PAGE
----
Robert Hsu | Not so Gleeful after all
The Casual Observer | 'Glee' may not be making much progress for the LGB community
March 13, 2012, 10:37 pm · Updated March 14, 2012, 11:40 pm·
The Casual Observer
Every Tuesday at 8 p.m., millions of viewers eagerly tune into Glee to listen to its flawless covers of the latest hit songs, to follow up on drama among the characters and to catch the latest details on the budding romances between Kurt and Blaine as well as Brittany and Santana.
If you’re unfamiliar with the show and wondering if I made a mistake in the previous sentence, I did not. Two guys, two girls — and yes, people do want to know what happens between two people of the same sex. Many critics have lauded Glee for unabashedly portraying gay and lesbian characters that are key to the storyline, along with its inclusion of sensitive topics such as coming out, homophobia, bullying and sexual identity.
Although progress has been achieved on the surface, the show’s unrealistic and incomplete depiction of gays and lesbians detracts from the visibility and understanding it seeks to bring to the LGB community.
Viewers have witnessed two characters officially come out: Kurt and Santana. All of their classmates and parents accept them wholeheartedly without question.
They do suffer some resistance through Dave Karofsky who bullies Kurt, and Santana’s grandmother who painfully rejects her. But Dave only appears at intervals in the show and the scene with Santana’s grandmother just lasts only a few minutes, making the homophobia that does exist in the show seem inconsequential.
In the latest episode, Dave attempts to commit suicide after he is outed by his peers. But the fact that he appears inconsistently leading up to the tragic event, fails to show viewers a complete picture of a teen struggling to accept his sexuality.
The portrayal of Kurt and Santana as strong and empowered gay teens may have been written to influence viewers positively, but it significantly downplays the gravity of homophobia in our society and makes coming out seem unrealistically simple. Sexuality is not an ephemeral guise. It is an integral part of one’s identity.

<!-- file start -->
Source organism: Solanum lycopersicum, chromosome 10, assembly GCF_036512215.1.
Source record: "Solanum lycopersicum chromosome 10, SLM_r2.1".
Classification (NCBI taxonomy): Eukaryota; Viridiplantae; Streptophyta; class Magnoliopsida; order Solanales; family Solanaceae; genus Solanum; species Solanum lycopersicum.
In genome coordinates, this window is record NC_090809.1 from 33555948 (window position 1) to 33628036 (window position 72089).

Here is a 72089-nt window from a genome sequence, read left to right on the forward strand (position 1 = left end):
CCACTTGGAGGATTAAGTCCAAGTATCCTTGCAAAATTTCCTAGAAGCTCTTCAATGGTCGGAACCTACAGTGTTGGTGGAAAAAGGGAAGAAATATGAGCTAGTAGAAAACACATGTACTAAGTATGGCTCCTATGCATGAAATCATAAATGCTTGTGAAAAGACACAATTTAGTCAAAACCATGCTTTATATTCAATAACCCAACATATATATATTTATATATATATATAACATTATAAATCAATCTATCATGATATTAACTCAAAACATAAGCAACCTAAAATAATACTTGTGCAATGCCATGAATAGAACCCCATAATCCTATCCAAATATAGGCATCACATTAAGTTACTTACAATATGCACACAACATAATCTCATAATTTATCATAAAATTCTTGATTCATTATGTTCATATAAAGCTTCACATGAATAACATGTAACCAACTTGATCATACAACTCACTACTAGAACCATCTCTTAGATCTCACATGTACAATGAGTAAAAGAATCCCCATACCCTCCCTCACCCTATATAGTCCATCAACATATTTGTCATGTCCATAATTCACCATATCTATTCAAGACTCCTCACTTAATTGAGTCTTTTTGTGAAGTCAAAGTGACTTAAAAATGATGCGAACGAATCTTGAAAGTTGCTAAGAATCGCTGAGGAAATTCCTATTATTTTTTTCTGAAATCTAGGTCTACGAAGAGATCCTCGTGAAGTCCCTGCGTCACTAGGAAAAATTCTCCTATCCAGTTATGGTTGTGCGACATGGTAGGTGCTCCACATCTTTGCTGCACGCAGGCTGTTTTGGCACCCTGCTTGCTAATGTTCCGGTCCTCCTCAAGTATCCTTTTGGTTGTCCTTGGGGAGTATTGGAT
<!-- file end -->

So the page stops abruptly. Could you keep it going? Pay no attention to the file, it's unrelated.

Furthermore, the relationship between Brittany and Santana is made to seem less important than Kurt and Blaine’s. Their relationship is borne out of romance while the lesbian relationship appears to stem from a brief sexual encounter that took place before Santana even acknowledged her sexuality.
A skeptical viewer might even see how Brittany and Santana were choreographed to tantalize the eyes of straight men. Their relationship develops abruptly and is often inconsistent, allowing viewers to forget that lesbian relationships based on love and commitment do exist in real life.
When critiquing Glee, we must first think about why we watch TV in the first place. We watch TV because it makes us feel less alone on a rainy Friday night, because it allows us to laugh uncontrollably when the stress of a midterm sits in the pit of our stomachs and because it causes our hearts to beat quickly as we watch a crazy fight scene. TV is candy for our eyes and ears.
Bob Schoenberg, director of the LGBT Center, reminded me that Glee, after all, seeks to entertain. “As a show, Glee is unrealistic, and you can’t watch it like a documentary,” he said. “How is it realistic that the characters suddenly break into song in the middle of the hallways, while singing and dancing perfectly? There needs to be a certain degree of suspension of disbelief when it comes to TV.”
Does Glee have to become an “after-school special?” Do we watch it because it provides educational value or do we watch it for pleasure? With this in mind, perhaps Glee should not be expected to live up to high standards.
As much as we think we can ignore what we see and hear every day, we cannot. Our society is teeming with evidence of the media’s influence. Magazines tell us that we need to be a certain size, weigh as little as possible, dress in the latest fashions and work out excessively. The media has altered our perception of beauty and has the same power to shape our understanding of gays and lesbians.
As Glee gains a larger following, it will have to consider the potential effects it has on its viewers’ understanding and perception of the LGB community. The show’s success to date gives it the potential to reverse ignorant views of gays and lesbians that plague society.
But unless the show thinks twice about how it portrays its characters, Glee could easily become just another show with gay and lesbian characters.
Robert Hsu, a College and Wharton freshman from Novi, Mich. His email address is email@example.com. The Casual Observer appears every other Wednesday.